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A friend of me said its not good to use FTP on PhP, since there are plenty of ftp_connect() since it ends when scripts is over. He said I could "fork" it. What is it excatly?

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To "Fork" something in version control terms usually means to make a branch, to make a sidestep from the 'main' development build. – TJHeuvel Nov 3 '11 at 8:59
@TJHeuvel: In this case surely not, forking basically means spawning a new process – ThiefMaster Nov 3 '11 at 9:11
You're asking us to explain your friend's statement? Wouldn't it be easier just to ask him? – symcbean Nov 3 '11 at 9:58
up vote 1 down vote accepted

There are multiple possibilities and it may not be obvious, what he thought by saying that.

1. He wants you to fork the code of the script

In this case forking means separating your solution from the main script. It is rather loose interpretation, but makes sense if the script could be executed separately, eg. by cronjob. This way you can create separate script which will be able to work longer (or you can even switch off its termination when user disconnects).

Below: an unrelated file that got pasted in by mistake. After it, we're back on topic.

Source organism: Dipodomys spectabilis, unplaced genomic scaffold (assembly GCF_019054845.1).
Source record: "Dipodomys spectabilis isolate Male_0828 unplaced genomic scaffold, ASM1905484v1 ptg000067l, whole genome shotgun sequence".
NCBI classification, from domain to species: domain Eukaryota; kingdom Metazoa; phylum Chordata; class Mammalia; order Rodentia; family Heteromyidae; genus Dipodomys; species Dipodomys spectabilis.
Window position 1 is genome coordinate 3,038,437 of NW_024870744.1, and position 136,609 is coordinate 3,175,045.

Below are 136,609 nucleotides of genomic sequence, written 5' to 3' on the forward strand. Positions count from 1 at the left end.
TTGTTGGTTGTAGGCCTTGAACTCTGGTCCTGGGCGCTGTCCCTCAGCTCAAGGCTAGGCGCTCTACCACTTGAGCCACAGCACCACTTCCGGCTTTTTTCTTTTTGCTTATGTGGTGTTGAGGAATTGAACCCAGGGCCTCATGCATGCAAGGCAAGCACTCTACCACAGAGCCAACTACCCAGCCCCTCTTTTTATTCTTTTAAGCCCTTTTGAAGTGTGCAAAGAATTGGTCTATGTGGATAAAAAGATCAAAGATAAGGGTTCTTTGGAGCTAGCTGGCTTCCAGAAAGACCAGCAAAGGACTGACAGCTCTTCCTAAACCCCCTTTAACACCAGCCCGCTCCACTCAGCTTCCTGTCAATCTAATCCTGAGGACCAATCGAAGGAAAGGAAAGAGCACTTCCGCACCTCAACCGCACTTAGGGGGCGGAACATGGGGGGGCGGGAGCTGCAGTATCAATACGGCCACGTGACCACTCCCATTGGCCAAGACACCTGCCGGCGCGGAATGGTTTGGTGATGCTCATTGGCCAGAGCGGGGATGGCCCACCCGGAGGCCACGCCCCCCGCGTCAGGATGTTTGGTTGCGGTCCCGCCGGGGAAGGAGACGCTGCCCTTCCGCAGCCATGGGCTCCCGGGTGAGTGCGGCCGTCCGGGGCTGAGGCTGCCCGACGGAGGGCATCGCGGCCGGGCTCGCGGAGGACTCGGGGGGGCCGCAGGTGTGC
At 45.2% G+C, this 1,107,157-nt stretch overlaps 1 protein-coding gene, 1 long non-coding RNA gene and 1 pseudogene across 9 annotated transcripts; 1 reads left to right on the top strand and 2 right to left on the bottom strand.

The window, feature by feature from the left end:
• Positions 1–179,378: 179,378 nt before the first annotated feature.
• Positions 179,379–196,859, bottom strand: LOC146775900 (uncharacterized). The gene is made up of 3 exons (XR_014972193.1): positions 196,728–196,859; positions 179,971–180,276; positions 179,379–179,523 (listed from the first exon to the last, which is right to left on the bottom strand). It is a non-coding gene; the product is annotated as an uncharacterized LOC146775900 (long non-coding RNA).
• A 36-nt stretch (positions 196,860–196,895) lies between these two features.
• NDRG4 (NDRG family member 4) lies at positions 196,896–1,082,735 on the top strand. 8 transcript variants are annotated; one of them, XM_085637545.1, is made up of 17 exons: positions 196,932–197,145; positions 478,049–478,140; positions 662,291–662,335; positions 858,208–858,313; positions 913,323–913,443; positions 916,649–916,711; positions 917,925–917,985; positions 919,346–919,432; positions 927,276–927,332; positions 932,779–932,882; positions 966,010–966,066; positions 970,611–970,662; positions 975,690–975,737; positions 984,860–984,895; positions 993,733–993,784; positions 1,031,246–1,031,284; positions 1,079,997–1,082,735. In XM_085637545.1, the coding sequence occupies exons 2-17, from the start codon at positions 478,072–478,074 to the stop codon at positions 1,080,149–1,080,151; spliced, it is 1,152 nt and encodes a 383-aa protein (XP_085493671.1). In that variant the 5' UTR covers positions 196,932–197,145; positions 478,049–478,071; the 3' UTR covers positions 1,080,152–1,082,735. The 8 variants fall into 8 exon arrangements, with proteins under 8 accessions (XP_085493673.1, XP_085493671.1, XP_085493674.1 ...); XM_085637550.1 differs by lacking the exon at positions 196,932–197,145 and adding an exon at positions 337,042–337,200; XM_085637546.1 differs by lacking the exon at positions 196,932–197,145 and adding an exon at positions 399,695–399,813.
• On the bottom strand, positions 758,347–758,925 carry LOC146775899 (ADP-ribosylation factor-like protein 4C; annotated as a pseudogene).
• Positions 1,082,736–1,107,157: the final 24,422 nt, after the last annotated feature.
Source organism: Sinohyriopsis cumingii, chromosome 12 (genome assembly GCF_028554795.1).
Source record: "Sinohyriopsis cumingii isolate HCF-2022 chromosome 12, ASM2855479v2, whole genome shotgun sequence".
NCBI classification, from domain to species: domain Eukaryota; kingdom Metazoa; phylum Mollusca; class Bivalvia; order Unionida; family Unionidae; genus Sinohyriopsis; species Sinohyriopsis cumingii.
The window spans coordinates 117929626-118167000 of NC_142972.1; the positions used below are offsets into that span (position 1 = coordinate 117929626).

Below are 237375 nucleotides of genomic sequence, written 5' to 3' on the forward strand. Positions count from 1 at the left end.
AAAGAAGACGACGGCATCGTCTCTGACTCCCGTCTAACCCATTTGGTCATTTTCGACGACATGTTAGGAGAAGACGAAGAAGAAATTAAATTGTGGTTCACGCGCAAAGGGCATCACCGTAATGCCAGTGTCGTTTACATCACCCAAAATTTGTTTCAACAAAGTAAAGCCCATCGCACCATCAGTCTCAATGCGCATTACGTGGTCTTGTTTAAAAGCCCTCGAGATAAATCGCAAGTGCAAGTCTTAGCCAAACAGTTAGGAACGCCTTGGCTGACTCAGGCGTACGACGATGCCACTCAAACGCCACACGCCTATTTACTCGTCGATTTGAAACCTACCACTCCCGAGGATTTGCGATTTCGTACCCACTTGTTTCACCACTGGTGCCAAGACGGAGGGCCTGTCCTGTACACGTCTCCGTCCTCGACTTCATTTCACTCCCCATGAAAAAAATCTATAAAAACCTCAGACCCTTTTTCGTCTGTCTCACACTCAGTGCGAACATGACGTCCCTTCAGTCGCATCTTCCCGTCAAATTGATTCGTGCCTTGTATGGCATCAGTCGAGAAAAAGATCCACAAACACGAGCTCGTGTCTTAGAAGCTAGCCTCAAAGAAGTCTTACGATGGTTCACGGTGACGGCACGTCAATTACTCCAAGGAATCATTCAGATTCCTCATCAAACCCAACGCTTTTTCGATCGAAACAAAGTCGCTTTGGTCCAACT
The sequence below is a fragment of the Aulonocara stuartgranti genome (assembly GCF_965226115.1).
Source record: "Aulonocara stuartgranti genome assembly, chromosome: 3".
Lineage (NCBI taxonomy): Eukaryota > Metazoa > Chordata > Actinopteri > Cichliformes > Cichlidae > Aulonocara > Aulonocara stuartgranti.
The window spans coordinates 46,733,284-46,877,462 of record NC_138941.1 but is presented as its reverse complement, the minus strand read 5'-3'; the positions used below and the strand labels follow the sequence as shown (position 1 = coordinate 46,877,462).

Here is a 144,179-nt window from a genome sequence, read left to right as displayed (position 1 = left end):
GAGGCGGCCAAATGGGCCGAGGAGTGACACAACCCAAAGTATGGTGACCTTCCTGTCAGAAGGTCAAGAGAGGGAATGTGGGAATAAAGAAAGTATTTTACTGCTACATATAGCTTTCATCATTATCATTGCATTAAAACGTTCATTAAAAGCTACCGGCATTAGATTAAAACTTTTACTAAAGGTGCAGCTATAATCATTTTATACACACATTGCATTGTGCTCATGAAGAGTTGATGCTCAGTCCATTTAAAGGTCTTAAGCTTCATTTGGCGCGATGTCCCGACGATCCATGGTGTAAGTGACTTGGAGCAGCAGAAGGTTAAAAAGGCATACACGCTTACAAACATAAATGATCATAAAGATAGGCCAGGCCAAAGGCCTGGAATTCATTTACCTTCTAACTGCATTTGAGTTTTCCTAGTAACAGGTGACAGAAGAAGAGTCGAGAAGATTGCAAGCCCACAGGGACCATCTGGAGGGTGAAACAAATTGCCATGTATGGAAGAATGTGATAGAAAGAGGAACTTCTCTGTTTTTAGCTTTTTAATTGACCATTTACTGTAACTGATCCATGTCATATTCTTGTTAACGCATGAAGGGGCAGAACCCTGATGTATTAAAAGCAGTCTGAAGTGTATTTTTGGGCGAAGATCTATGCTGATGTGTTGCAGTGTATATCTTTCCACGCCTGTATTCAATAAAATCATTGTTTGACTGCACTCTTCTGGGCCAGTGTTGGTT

2. He wants you to fork PHP :)

Maybe he joked that you can do better and create your own version of PHP :) Or maybe it was not a joke? :)

3. Multithreading?

Maybe he thought about multithreading? But PHP is not well suited for that (see solutions for this).

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My guess is that he meant that an FTP client written in PHP under Apache has the issue that the connection is closed after every request, since your script ends every time.

If I'm right, by forking he referred to spawning a separate process on the server that keeps the FTP connection alive while Apache handles multiple requests. That is, the FTP client is running as a sort of daemon on the web server, and your PHP scripts communicate with that daemon. This way, you only have to connect once to the server, while Apache can handle different requests.

Forking means detaching a child process form its parent, and make it run independently. In this example, the process that connects to the FTP server is forked, and as such detached from its parent - the script from the web request, that is going to be terminated after the request is done.

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